12 September 2017
Lectures, case-based discussions, critical incident meetings, a journal club, and acting out emergency scenarios;
the ZADP partnership has many approaches to training and education.
The Zambia Anaesthesia Development Project (ZADP) is a partnership between the Association of Anaesthetists of Great Britain and Ireland and the University Teaching Hospital Lusaka, in Zambia. Through ZADP, senior UK anaesthetic trainees go to Lusaka as visiting lecturers for the country’s only training facility for anaesthetists.
In addition to teaching physician anaesthetists and clinical officers, ZADP doctors provide support in clinical governance and leadership development. For UK trainees, it is an enriching experience, and a valued training opportunity.
Every day, students and visiting UK faculty work together in the hospital’s theatres, learning through practice and mentoring. The ZADP programme also includes traditional lecture-based learning, but the core of the programme is made up of a variety of regular case-based discussion spaces. Students are encouraged to present cases to a group of their peers, which are then discussed and the learning shared.
A regular critical incident meeting provides a ‘no blame’ space to present, discuss, and learn from real-life incidents. Naomi Shamambo, a senior student at the facility, explains that these discussions
are an important way of learning from each other’s experiences, and also provide a forum to work through feelings about cases where something went wrong, or resources weren’t available. “Sometimes things go wrong, things happen. It’s very helpful, as it’s an opportunity to highlight areas which could improve, learning points as well, and also as a place to let out your frustration.”
A monthly journal club develops critical appraisal of literature, with students encouraged to select a particular topic and journal, present an article and discuss what was good about the approach and any learning points.
One of the most successful and enjoyable elements of the ZADP training programme has its roots in a chance conversation with Dr Lowri Bowen, a former visiting lecturer. A second-year student asked Dr Bowen whether she could show him how to use a defibrillator, and Dr Bowen quickly established that none of the second-year students had been shown this. Around the same time, she discovered that the university next door had a simulation lab – and soon after, the Zambian Emergency Simulation Training was born. “We call it ZEST”, says Dr Bowen, “a refreshing twist on medical education!”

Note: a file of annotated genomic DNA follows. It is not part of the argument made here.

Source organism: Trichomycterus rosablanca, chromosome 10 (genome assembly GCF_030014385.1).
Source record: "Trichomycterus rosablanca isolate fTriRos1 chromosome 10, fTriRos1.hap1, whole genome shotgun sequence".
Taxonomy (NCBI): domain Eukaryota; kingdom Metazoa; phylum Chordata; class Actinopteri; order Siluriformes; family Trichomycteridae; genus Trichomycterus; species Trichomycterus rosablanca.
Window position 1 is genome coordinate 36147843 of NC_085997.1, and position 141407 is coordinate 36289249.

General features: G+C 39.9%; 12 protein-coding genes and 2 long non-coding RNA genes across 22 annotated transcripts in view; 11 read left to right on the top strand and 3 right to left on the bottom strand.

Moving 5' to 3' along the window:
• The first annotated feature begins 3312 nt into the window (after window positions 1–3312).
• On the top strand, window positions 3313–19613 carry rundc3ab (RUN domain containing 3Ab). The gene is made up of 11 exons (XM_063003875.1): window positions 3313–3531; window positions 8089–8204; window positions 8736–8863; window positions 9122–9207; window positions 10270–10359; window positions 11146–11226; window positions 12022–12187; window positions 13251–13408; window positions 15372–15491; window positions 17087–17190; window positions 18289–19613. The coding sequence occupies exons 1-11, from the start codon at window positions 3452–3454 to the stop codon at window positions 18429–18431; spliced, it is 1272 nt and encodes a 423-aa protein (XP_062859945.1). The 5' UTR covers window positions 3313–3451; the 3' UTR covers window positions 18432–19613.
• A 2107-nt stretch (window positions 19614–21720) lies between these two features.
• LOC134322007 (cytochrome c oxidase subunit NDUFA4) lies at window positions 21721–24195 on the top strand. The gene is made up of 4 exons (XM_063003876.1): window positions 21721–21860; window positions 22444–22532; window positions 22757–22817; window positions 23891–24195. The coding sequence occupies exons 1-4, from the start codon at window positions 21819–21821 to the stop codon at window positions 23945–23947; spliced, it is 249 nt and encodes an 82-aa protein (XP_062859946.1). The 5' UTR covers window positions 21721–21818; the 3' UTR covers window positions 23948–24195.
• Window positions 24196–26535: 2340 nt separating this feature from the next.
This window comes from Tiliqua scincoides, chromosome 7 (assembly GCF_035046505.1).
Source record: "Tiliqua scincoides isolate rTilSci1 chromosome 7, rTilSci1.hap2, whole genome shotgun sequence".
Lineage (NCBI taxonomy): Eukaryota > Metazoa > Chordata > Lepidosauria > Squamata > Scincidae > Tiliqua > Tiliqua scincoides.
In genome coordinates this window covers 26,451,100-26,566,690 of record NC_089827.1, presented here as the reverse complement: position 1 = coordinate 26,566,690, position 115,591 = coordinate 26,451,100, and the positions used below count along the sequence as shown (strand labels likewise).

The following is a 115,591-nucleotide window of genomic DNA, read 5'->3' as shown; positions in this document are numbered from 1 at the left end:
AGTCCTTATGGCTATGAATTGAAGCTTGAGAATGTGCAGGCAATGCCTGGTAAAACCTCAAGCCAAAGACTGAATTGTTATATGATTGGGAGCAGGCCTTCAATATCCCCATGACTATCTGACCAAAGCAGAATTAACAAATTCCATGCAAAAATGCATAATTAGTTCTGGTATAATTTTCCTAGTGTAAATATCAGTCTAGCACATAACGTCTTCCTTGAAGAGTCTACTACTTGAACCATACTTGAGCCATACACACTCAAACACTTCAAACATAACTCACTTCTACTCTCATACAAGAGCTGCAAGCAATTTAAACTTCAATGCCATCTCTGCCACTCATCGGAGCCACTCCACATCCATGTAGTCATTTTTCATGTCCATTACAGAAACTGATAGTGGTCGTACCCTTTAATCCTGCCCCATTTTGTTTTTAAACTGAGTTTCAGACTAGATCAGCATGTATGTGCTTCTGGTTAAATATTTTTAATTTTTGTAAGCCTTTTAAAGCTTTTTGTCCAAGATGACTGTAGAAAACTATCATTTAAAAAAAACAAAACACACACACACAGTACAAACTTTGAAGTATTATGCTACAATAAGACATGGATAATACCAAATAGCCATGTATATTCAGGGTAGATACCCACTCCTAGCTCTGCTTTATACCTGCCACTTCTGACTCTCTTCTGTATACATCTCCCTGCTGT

Students act out different emergency scenarios, in as lifelike a way as possible, roleplaying and using equipment. The scenario is followed by a short presentation on an ideal way of dealing with the situation. The simulation definitely works, according to Dr Bowen:
It’s very different and enjoyable not only for the students; it’s enjoyable for the teacher. It’s doing something hands on and it’s incredibly lifelike in a simulation lab.
For Naomi, teaching other year groups has also been a key part of her learning, consolidating her knowledge as she passes it on to others. “The more you teach, I think you get that solidification of knowledge, more than if you are sitting listening.”
For the UK partner volunteers, the experience is valuable for their continuing professional development too. There are opportunities to work with unfamiliar and challenging pathology,
to work with different equipment and drugs, and to get involved with formulating guidelines and developing research.
Dr Bowen explains, “It developed us greatly as educators, and as managers. I learned how to behave as a supervisor, and I think that’s a vital step between being a senior registrar in the UK and becoming a consultant. I’ve enriched my UK practice by being in Zambia.”
Dr Bowen was given a piece of advice before she arrived in Zambia, and she passes it on, “there’s nothing worse than somebody coming in and saying ‘in the UK, we do it like this, so you must do it like this’. It’s important to watch and learn; you have to be mindful that whatever you do is locally relevant.”
Educating health workers naturally includes giving information about particular diseases and conditions, and teaching how to use equipment, techniques and drugs, all of which may be very different in the two partner countries
It’s important for the person taking the teaching role to be prepared to watch and listen to the context people are working in, and to be flexible in adapting and developing teaching methods and content to meet their needs.
Absorbing a new context, and working with new people can spark new ideas and limited resources mean creativity is important. As Dr Bowen says, “You can make dummy arms from neoprene and bottles, you don’t actually have to have the dummies, you can do it with minimum costs. You learn to be far more resourceful.”